Doubtful Sound is the second largest fiord in New Zealand, it’s remote, vast and wild… no wonder our skipper Ricky loves his job deep in the heart of Fiordland National Park. We asked him what a day in the life of a Go Orange skipper looks like.
First and foremost, we have to get to Doubtful Sound. There is no direct access to Deep Cove by road, so I start my day at Manapouri onboard the Real Journeys vessel, the hour-long ferry takes us across Lake Manapouri to West Arm. I’m always on the early boat with the kayakers and early bird cruisers.
I jump straight in the company ute and head over the Wilmot Pass, unfortunately I don’t have time to stop and look at the views as I need to warm up the boat. The one-hour journey for our travellers only takes me about half an hour, giving me time to get on board, give her a quick clean and fire up the engine. When the coach pulls up, I greet our adventurers, inviting them on board to settle and ready to cruise.
After a quick introduction and safety brief we get on with it. The early cruise departs between 9-9.30 and we are on the water for three hours. Weather dependant we cruise out to the Tasman Sea, have a look at the wild West Coast before spinning her round and cruising back down the Fiord toward Deep Cove.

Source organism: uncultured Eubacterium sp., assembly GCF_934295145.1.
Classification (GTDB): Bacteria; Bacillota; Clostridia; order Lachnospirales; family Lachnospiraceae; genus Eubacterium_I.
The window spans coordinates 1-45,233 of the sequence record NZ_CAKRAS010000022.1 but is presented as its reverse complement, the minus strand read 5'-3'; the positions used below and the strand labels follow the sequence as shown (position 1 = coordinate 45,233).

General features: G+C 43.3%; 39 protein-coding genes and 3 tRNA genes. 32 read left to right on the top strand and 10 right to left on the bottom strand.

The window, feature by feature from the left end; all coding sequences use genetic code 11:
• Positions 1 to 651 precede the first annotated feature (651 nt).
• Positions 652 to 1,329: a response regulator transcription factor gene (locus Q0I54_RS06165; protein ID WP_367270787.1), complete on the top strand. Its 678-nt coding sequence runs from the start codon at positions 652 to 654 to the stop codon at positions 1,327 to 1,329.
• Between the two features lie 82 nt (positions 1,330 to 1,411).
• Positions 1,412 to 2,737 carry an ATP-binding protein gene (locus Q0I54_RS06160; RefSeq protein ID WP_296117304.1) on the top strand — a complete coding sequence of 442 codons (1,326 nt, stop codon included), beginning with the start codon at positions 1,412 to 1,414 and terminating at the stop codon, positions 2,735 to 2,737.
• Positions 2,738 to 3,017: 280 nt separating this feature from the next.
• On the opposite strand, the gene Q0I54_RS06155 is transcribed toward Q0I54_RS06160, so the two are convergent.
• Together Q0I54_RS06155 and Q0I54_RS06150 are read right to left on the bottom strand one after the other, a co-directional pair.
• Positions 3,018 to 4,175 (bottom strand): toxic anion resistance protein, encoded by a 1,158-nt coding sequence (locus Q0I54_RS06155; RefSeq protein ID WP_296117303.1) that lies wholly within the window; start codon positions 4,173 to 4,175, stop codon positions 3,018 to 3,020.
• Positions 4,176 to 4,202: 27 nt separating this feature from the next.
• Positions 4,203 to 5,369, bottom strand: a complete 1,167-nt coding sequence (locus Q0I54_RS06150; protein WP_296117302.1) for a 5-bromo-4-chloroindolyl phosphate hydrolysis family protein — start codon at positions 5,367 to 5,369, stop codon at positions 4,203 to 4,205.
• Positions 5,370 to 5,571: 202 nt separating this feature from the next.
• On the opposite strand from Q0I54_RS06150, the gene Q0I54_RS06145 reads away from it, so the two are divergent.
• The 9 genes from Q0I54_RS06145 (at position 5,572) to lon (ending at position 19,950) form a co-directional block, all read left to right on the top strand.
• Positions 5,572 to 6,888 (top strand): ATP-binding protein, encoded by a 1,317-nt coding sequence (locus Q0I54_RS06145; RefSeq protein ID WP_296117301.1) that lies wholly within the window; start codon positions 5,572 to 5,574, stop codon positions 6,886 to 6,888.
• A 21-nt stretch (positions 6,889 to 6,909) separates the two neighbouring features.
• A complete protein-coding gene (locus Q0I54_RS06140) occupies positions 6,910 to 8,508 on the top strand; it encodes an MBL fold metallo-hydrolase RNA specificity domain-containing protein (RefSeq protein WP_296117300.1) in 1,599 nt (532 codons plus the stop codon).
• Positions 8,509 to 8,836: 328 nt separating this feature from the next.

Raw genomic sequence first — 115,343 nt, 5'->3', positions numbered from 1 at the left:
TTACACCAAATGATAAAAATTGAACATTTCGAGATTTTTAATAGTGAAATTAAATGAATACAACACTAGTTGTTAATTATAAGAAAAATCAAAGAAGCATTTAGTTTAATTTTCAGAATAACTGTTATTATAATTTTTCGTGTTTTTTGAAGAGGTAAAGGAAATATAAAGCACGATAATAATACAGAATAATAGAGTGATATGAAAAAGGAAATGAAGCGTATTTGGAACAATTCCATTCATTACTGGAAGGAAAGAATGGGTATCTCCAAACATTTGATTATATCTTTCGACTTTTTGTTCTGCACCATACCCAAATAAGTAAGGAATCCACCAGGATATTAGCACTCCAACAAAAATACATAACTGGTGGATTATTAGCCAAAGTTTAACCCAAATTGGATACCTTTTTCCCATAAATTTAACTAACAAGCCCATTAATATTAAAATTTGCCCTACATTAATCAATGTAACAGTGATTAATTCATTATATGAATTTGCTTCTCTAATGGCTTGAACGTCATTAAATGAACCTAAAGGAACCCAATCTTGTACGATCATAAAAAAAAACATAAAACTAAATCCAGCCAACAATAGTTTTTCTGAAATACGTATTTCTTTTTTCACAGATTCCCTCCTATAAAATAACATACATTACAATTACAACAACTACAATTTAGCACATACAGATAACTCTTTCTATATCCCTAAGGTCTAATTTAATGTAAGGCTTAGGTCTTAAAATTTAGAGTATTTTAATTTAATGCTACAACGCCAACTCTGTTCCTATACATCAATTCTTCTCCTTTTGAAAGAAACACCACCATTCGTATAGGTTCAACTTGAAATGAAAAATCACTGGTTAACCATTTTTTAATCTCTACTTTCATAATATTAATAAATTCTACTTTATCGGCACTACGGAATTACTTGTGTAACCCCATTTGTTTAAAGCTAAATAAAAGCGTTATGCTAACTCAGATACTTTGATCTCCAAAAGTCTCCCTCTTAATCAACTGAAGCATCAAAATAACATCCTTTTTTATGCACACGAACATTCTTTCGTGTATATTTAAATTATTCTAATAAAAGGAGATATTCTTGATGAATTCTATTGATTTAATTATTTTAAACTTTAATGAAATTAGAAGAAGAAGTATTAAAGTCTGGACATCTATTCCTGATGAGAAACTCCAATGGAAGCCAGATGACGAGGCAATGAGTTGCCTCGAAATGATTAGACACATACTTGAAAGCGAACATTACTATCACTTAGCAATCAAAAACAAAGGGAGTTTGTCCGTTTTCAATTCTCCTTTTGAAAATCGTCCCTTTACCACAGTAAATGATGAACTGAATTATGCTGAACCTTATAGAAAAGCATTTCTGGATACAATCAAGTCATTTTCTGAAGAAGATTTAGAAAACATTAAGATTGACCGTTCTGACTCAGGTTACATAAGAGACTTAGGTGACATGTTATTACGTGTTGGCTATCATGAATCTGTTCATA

When our first passengers have departed and left for West Arm, I have a spare moment to clean the old girl, refuel and give the whole boat a once over making sure she is spick and span for the arrival of our next intrepid explorers.
The next coach arrives around 12 and we depart as soon as everyone is on board and good to go.
Another three-hour cruise around Doubtful commences, we can take a little detour down Crooked Arm or down one of the other arms in the sound, depending on how the weather is panning out for the day. Crooked Arm is my favourite, I can pull the boat up close to the mountains and it’s so serene down there with no another humans in sight. Along the way I spin some yarns over the microphone, giving our travellers an insight to the epic landscape were travelling through.
We might also see some of our local residents, the Dusky Dolphins, Penguins and Seals are normally hanging around somewhere. I saw a whale once too, that was pretty epic. Also, Steven Sea-gall and Albert & Ross our bird friends are always up for the photo op.
Cruising in Fiordland is incomparable to anywhere in the world. It’s beautiful, serene and untouched. Not a bad place to call home every day, right? My favourite part of the day has to be arriving in Fiordland early and being one of the only people around, also at the end of the day I am the last to leave. When all our passengers have departed, I quickly clean the boat, refuel, jump in the ute and head back over the Wilmot Pass.
We then all cruise back to Manapouri together. Here I get the chance to kick back, have a brew and yarn with our cruise passengers.
Getting up for work the next day never seems a chore when Doubtful Sound is your office.